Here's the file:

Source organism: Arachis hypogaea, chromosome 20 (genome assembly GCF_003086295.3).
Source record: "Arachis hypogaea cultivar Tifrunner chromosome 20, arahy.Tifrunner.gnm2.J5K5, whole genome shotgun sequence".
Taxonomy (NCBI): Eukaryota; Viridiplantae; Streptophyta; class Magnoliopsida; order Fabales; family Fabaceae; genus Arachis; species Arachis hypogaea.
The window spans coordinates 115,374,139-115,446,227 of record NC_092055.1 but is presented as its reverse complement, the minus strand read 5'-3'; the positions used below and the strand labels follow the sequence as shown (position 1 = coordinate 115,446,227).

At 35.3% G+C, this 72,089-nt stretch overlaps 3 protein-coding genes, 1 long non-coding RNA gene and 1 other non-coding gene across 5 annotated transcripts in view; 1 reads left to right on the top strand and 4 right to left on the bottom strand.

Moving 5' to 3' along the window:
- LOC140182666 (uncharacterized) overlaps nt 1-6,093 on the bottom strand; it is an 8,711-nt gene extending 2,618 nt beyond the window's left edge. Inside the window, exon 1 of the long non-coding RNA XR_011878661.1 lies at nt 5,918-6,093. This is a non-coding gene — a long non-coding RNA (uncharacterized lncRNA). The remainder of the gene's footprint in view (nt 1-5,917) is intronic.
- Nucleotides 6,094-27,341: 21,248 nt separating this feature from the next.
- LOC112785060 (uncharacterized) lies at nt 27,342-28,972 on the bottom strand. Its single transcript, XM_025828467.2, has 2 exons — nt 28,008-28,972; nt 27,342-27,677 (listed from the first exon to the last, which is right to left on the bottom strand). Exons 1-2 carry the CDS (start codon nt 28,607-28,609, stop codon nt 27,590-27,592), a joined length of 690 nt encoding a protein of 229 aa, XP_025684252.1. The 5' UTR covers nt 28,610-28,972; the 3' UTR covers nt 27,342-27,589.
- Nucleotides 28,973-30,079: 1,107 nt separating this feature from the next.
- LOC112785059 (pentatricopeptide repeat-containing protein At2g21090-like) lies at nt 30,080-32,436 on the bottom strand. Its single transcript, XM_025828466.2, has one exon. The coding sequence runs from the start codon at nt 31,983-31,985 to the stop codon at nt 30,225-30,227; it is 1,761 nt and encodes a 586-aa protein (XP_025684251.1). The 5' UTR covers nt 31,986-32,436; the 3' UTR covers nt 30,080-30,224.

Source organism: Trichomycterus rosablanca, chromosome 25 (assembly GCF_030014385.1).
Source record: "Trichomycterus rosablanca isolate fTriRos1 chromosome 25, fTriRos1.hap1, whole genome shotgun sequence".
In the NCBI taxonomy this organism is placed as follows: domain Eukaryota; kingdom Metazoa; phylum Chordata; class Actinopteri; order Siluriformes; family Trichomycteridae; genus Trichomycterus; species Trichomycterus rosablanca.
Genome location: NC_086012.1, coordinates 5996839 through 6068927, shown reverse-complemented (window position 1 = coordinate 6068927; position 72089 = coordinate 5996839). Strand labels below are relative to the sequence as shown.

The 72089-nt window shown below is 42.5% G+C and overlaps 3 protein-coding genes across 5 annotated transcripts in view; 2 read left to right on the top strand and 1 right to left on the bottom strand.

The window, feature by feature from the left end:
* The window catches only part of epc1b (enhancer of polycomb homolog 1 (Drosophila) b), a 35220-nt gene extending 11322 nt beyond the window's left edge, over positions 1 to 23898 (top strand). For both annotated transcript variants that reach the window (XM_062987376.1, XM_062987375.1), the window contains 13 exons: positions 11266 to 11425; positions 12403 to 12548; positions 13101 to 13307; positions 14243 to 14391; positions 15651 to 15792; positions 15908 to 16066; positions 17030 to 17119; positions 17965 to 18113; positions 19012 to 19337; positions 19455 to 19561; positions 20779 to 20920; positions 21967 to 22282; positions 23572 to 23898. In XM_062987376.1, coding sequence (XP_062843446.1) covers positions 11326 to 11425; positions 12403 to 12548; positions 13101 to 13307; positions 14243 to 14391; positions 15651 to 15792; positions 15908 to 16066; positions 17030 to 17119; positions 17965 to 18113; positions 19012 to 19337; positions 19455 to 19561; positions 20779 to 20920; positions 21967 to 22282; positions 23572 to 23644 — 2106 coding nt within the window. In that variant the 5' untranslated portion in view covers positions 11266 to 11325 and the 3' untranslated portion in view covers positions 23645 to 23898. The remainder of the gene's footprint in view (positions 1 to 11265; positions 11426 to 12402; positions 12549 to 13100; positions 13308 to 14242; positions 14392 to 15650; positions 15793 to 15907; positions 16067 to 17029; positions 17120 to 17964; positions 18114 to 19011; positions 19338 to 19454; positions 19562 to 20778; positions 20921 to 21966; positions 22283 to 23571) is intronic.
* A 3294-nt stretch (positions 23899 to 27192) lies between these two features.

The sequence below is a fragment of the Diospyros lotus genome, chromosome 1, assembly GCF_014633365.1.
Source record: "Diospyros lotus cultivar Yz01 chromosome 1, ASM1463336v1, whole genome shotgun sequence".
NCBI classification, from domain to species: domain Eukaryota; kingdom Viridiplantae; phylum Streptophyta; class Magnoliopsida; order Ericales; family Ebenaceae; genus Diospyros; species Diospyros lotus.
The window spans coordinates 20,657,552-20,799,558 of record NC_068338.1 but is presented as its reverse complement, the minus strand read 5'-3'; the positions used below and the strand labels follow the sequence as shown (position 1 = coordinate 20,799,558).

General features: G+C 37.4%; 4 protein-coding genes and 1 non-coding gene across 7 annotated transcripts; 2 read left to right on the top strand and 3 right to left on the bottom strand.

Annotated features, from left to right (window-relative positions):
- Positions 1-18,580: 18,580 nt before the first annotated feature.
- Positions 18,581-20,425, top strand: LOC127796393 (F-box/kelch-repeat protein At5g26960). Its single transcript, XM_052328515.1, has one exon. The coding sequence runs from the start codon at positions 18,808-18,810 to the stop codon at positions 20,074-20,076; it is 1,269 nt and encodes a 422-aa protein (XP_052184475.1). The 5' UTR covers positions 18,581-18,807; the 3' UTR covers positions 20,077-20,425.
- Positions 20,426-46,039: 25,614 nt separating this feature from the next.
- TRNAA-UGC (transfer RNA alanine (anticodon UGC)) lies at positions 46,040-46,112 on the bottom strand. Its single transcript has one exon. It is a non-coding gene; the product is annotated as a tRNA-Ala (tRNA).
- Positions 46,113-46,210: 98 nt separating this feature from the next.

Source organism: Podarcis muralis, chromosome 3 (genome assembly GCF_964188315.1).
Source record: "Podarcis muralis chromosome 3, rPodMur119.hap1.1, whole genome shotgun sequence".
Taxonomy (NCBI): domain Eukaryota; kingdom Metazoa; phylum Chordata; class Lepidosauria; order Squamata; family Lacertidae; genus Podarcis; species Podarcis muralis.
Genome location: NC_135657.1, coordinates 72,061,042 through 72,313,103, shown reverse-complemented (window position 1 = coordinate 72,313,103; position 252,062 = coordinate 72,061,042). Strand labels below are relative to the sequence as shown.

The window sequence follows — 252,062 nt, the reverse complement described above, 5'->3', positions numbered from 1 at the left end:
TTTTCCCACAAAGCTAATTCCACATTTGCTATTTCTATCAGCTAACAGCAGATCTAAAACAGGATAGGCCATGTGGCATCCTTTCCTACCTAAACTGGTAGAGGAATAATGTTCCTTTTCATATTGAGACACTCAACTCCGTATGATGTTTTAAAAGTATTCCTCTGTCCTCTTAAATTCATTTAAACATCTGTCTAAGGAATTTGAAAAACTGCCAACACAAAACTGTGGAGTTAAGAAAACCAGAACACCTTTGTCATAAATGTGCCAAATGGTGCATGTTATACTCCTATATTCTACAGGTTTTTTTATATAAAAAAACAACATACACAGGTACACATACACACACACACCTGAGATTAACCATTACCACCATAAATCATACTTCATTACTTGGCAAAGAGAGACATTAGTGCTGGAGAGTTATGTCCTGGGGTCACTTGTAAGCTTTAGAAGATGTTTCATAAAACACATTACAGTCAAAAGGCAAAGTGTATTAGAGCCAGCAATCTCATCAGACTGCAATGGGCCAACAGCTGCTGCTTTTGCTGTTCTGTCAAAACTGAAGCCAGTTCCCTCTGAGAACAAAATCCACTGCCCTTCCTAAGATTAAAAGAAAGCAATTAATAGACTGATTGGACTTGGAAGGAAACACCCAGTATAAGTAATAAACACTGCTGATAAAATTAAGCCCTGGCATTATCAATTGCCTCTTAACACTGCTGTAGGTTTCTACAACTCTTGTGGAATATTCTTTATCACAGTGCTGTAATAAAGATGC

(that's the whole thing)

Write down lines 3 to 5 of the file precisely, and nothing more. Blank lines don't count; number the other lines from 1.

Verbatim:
Taxonomy (NCBI): Eukaryota; Viridiplantae; Streptophyta; class Magnoliopsida; order Fabales; family Fabaceae; genus Arachis; species Arachis hypogaea.
The window spans coordinates 115,374,139-115,446,227 of record NC_092055.1 but is presented as its reverse complement, the minus strand read 5'-3'; the positions used below and the strand labels follow the sequence as shown (position 1 = coordinate 115,446,227).

At 35.3% G+C, this 72,089-nt stretch overlaps 3 protein-coding genes, 1 long non-coding RNA gene and 1 other non-coding gene across 5 annotated transcripts in view; 1 reads left to right on the top strand and 4 right to left on the bottom strand.